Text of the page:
Temperature & Process (PID) Control

Proportional–integral–derivative controllers (PID controllers) are widely used in industrial control systems for feedback and appropriate system control. Temperature Controllers control the temperature in a system to a very tight tolerance. A Thermocouple or RTD Sensor typically provides the input to the Temperature Controller. The output is typically a discrete on/off output to a contactor controlling a furnace, heater, or cooler by cycling its power on and off. Alternatively, a continuously variable analog output can be used to control the heating or cooling element.

A Process Controller is just like a Temperature Controller, except that it senses and controls system variables other than temperature, such as pressure, humidity, or flow rate.

Temperature Controllers and Process Controllers are often referred to as PID Controllers, because they use the mathematical concepts of Proportion, Integral, and Derivative to dynamically control a system variable.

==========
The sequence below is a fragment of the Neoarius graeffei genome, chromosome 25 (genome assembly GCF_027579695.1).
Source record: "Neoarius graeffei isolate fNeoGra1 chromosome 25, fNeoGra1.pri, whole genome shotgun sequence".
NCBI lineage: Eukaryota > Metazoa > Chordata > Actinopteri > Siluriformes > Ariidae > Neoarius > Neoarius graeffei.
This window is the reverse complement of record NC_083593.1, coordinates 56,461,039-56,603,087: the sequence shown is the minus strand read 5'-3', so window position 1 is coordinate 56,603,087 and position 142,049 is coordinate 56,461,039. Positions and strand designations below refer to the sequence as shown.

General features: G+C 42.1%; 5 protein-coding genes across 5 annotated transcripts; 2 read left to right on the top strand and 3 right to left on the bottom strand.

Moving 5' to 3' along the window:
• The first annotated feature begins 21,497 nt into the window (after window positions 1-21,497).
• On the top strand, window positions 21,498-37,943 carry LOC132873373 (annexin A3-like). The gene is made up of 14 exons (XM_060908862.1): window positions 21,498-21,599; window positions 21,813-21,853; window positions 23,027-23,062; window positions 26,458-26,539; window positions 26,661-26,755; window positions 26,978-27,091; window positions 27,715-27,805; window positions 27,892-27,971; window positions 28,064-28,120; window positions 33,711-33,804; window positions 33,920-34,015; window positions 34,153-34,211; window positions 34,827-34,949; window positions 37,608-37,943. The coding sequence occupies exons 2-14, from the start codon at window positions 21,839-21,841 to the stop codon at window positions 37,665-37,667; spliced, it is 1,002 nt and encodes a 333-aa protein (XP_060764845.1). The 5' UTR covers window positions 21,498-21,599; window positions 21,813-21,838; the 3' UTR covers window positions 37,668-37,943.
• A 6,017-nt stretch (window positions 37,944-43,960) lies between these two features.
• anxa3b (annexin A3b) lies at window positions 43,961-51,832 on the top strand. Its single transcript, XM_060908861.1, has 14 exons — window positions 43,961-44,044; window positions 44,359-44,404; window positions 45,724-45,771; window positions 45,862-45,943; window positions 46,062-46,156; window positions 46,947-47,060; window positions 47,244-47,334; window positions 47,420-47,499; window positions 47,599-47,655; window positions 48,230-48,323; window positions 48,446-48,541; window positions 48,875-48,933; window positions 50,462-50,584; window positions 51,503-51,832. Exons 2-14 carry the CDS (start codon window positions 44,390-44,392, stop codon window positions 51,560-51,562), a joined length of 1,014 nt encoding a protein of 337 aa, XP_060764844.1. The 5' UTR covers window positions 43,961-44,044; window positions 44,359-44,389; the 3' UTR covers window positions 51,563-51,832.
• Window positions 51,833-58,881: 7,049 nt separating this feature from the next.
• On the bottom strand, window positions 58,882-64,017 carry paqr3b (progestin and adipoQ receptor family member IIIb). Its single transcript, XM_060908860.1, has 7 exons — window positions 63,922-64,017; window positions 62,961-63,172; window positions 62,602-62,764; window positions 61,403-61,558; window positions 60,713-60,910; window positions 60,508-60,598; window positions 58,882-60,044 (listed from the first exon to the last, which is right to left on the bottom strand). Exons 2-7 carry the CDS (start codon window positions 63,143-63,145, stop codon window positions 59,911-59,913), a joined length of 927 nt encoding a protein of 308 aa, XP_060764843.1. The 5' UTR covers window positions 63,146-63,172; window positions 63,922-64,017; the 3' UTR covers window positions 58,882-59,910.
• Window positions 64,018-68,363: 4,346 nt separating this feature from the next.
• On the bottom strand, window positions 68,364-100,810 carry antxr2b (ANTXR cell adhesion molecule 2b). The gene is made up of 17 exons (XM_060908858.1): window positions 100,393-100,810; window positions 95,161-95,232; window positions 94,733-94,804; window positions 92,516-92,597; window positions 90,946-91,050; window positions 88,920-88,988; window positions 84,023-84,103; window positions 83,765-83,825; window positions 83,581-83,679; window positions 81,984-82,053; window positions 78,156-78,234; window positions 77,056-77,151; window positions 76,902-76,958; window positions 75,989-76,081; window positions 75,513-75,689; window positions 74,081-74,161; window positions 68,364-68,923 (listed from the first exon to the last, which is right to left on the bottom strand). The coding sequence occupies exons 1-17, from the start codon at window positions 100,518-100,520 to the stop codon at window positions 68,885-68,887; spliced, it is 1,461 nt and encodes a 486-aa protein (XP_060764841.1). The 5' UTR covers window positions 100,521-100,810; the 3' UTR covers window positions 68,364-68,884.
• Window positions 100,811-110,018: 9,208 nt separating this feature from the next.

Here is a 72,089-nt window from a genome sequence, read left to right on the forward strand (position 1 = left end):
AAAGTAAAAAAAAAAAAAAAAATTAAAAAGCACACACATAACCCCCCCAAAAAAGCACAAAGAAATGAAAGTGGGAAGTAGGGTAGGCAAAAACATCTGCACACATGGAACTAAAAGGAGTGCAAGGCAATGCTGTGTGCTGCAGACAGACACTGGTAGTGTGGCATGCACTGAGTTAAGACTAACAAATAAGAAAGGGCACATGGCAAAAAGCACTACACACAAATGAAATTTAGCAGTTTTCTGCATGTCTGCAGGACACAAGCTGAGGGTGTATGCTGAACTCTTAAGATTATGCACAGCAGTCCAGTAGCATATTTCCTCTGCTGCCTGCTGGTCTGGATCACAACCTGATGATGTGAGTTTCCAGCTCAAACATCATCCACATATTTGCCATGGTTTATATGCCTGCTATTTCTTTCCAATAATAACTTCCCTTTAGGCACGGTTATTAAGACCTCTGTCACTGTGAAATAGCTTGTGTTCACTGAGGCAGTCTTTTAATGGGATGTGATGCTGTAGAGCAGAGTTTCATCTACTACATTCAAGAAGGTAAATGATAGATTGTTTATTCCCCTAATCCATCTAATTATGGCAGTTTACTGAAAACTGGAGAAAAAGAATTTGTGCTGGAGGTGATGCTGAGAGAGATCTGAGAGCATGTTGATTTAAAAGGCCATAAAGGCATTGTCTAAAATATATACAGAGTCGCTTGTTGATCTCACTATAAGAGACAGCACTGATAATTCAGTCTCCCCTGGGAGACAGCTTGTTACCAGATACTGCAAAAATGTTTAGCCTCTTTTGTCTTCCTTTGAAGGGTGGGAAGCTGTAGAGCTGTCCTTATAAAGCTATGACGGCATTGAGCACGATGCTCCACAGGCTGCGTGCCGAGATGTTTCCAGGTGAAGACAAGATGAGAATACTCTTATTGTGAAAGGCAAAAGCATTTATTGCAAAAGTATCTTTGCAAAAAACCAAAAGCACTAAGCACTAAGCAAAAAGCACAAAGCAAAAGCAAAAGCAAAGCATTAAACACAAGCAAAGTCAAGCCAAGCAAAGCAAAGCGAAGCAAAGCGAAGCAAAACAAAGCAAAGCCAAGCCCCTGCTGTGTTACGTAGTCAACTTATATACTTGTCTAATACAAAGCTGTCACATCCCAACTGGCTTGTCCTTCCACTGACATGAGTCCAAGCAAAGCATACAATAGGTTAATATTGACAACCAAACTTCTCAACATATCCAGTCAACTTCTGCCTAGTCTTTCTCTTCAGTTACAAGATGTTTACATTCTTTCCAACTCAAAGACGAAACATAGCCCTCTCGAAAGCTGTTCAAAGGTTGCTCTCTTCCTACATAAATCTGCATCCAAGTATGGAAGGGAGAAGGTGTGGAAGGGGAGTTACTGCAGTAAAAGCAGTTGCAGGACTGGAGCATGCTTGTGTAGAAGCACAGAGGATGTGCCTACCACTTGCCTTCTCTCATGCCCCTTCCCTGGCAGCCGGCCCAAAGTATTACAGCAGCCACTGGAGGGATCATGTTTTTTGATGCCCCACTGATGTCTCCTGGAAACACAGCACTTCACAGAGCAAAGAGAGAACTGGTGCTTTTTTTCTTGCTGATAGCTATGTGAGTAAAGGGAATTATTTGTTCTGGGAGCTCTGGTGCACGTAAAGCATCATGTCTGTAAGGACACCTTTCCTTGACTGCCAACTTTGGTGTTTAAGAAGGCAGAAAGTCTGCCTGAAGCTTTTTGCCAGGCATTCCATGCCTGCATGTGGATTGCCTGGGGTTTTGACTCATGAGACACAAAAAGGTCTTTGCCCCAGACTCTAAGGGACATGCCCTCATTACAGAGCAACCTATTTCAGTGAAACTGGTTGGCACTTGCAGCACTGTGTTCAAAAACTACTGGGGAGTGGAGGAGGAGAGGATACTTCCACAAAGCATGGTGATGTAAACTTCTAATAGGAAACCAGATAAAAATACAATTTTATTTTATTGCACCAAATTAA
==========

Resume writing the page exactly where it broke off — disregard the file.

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Inputs to PID Controllers are typically analog. 4-20mA, 1-5V, -10V to +10V, and others are common ranges. Temperature controllers usually accept thermocouples (J and K type) and RTD sensors. Additional discrete status inputs may also be provided.

Outputs from PID Controllers can be either discrete on/off controlling cycle time, or analog. Both are common. Additional discrete alarm outputs are also common.

A Temperature, Process, or PID Controller controls a system variable temperature, pressure, flow rate, etc. within a very tight tolerance.

Signal Conditioners are often required with Analog I/O, to convert between the signal level of the Controller I/O and the signal level of the Devices they are connected to.